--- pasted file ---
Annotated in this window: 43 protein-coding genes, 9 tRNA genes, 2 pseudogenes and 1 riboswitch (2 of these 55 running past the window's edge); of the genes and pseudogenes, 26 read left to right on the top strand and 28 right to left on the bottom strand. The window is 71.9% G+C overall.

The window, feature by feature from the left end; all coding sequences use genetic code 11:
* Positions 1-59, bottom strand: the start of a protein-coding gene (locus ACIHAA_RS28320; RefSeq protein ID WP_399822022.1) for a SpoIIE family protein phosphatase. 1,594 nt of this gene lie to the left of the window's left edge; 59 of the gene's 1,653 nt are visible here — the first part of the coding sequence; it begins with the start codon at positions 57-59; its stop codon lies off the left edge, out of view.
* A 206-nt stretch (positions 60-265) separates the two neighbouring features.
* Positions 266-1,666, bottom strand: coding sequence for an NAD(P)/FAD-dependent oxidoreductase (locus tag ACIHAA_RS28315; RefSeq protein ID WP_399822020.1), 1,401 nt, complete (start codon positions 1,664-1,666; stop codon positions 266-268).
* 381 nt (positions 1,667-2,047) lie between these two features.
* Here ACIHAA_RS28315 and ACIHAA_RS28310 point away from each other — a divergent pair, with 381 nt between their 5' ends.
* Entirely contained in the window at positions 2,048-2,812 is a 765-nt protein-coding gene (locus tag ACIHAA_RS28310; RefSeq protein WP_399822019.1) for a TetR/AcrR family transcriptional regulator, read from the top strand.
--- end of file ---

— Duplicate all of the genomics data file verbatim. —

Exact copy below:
Annotated in this window: 43 protein-coding genes, 9 tRNA genes, 2 pseudogenes and 1 riboswitch (2 of these 55 running past the window's edge); of the genes and pseudogenes, 26 read left to right on the top strand and 28 right to left on the bottom strand. The window is 71.9% G+C overall.

The window, feature by feature from the left end; all coding sequences use genetic code 11:
* Positions 1-59, bottom strand: the start of a protein-coding gene (locus ACIHAA_RS28320; RefSeq protein ID WP_399822022.1) for a SpoIIE family protein phosphatase. 1,594 nt of this gene lie to the left of the window's left edge; 59 of the gene's 1,653 nt are visible here — the first part of the coding sequence; it begins with the start codon at positions 57-59; its stop codon lies off the left edge, out of view.
* A 206-nt stretch (positions 60-265) separates the two neighbouring features.
* Positions 266-1,666, bottom strand: coding sequence for an NAD(P)/FAD-dependent oxidoreductase (locus tag ACIHAA_RS28315; RefSeq protein ID WP_399822020.1), 1,401 nt, complete (start codon positions 1,664-1,666; stop codon positions 266-268).
* 381 nt (positions 1,667-2,047) lie between these two features.
* Here ACIHAA_RS28315 and ACIHAA_RS28310 point away from each other — a divergent pair, with 381 nt between their 5' ends.
* Entirely contained in the window at positions 2,048-2,812 is a 765-nt protein-coding gene (locus tag ACIHAA_RS28310; RefSeq protein WP_399822019.1) for a TetR/AcrR family transcriptional regulator, read from the top strand.